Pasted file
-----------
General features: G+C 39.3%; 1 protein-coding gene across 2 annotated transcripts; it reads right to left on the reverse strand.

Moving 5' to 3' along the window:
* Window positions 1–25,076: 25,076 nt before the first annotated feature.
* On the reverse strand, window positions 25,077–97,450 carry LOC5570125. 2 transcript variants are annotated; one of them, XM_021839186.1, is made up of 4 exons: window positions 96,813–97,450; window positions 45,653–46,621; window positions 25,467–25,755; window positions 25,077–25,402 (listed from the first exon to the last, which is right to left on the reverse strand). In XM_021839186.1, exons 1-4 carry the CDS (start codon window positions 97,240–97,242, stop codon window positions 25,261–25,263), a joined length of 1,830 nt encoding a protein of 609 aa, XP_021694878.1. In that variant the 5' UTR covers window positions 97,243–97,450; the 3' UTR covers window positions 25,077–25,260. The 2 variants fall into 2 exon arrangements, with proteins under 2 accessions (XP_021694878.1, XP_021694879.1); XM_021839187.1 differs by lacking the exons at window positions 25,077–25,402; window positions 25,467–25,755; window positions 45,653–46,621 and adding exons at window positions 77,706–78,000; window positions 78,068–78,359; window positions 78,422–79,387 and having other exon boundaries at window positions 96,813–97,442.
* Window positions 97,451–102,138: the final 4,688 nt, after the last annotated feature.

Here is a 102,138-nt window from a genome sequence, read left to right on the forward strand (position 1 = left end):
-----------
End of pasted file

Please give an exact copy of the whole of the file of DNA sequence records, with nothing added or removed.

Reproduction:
General features: G+C 39.3%; 1 protein-coding gene across 2 annotated transcripts; it reads right to left on the reverse strand.

Moving 5' to 3' along the window:
* Window positions 1–25,076: 25,076 nt before the first annotated feature.
* On the reverse strand, window positions 25,077–97,450 carry LOC5570125. 2 transcript variants are annotated; one of them, XM_021839186.1, is made up of 4 exons: window positions 96,813–97,450; window positions 45,653–46,621; window positions 25,467–25,755; window positions 25,077–25,402 (listed from the first exon to the last, which is right to left on the reverse strand). In XM_021839186.1, exons 1-4 carry the CDS (start codon window positions 97,240–97,242, stop codon window positions 25,261–25,263), a joined length of 1,830 nt encoding a protein of 609 aa, XP_021694878.1. In that variant the 5' UTR covers window positions 97,243–97,450; the 3' UTR covers window positions 25,077–25,260. The 2 variants fall into 2 exon arrangements, with proteins under 2 accessions (XP_021694878.1, XP_021694879.1); XM_021839187.1 differs by lacking the exons at window positions 25,077–25,402; window positions 25,467–25,755; window positions 45,653–46,621 and adding exons at window positions 77,706–78,000; window positions 78,068–78,359; window positions 78,422–79,387 and having other exon boundaries at window positions 96,813–97,442.
* Window positions 97,451–102,138: the final 4,688 nt, after the last annotated feature.

Here is a 102,138-nt window from a genome sequence, read left to right on the forward strand (position 1 = left end):